I’m really surprised to hear you describe me as a teacher. I guess I’m blind to that. Right now, my favorite gardens are Paley Park and the High Line in Manhattan and Chanticleer in Wayne, Pennsylvania. Paley Park for its magic. You enter it and you leave the busy city for an almost spiritual experience. It’s almost cathedral-like with its high, skinny trees, the tranquility of its minimal plantings, and the sound of the waterfall on the back wall, which puts you in a world apart. The High Line for watching people responding to the park, the extraordinarily beautiful, almost music-like Oudolf plantings, and the sense of journey, almost spiritual journey. Chanticleer for its joyful virtuosity, clever and daring horticulture, use of humor (which is so rare in gardens today), and for its willingness to innovate and take risks.
Do you plan to retire in Brooklyn or in New Jersey (even Leaf magazine said your Brooklyn garden was more zen “aging in place”)?
I don’t want to leave the country, but I’m 68 now and I know I can’t deal with long drives for necessities of life forever. I’ve never felt better, but at some point I think we’ll have to retire to Brooklyn. The city has much to offer, and if either of us ever has to deal with disability, that’s the place to be. I hope it’s 15 or 20 years before that time comes.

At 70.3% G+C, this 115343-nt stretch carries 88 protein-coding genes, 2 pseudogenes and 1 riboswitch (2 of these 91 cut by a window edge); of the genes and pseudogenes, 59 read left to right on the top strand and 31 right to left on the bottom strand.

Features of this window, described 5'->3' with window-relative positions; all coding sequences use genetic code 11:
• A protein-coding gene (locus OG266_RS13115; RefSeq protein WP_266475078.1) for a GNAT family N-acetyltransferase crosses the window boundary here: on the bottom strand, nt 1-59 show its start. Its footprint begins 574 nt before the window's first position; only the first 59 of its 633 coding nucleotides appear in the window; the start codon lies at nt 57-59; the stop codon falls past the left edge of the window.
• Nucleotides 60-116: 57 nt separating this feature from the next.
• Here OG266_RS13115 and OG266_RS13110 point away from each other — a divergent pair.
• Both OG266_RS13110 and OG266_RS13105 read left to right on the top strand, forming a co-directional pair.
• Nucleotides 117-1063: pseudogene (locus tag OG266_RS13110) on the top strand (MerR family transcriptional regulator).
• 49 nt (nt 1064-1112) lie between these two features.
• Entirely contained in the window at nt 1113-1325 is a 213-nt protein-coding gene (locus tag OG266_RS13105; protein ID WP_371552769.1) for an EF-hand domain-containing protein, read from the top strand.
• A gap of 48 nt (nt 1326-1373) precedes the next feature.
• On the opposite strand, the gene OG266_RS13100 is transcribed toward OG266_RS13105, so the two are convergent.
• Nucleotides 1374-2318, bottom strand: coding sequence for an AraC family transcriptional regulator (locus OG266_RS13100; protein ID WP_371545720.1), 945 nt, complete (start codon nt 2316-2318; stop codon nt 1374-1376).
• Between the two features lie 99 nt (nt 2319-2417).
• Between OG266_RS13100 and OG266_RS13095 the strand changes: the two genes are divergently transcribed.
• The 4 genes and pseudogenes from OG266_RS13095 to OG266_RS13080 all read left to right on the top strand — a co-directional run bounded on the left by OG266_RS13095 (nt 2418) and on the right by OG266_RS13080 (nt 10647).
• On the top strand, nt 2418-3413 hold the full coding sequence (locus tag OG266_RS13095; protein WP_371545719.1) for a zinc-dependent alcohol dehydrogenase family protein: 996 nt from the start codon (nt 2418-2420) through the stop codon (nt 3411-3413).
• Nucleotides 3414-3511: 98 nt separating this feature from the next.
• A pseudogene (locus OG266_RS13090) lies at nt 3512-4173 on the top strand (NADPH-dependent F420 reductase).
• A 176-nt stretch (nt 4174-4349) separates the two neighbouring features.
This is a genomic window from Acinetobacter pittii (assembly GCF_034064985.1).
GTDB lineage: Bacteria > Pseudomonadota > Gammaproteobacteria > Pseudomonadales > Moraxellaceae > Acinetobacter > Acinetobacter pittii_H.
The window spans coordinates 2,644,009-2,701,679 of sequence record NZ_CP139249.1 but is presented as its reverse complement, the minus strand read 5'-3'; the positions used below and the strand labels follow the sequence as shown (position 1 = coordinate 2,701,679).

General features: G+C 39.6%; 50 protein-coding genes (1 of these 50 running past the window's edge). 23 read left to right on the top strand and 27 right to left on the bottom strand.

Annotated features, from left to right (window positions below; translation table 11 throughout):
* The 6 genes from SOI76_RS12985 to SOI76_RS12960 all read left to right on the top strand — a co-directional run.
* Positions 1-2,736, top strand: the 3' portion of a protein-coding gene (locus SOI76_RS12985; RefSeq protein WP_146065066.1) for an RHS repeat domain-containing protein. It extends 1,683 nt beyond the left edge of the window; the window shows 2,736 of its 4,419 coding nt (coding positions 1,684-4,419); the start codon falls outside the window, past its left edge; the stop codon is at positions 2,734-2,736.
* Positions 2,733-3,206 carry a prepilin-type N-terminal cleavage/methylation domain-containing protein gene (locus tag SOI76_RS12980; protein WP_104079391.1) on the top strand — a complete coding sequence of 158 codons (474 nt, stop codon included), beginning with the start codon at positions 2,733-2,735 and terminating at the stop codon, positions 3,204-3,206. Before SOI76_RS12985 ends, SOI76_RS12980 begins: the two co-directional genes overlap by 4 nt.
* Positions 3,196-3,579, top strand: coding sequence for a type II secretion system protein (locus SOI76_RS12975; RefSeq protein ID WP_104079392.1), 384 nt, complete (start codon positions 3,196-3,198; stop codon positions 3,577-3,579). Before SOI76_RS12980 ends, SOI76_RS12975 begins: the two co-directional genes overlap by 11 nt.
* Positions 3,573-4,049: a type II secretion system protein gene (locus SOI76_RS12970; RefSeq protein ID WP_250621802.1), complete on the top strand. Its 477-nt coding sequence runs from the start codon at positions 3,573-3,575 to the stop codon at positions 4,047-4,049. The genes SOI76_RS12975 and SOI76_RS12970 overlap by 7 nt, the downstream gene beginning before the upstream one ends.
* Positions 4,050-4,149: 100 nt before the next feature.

After 8 years of working Federal Twist, is your list of “to do’s” for that property growing or changing direction?
If money and time were endless, I’d be expanding the garden, extending the deer fence. I’ve taken the upcoming Garden Conservancy Open Day tour as impetus to make some changes I’d long contemplated—adding a new reflecting pool at one end of the house, which has necessitated lots of new planting, and adding long native stone planting beds at the other end, elevated so I can grow some things that don’t thrive in very wet conditions. I’m also dealing with seventeen 70- to 80-foot white pines that fell just next to the garden in Hurricane Sandy. They are too large to be removed so I’m thinking of how to make them a part of the garden, possibly a pedagogical, ecological approach. I think of my garden as a very emotional garden, so incorporating didacticism is a challenge.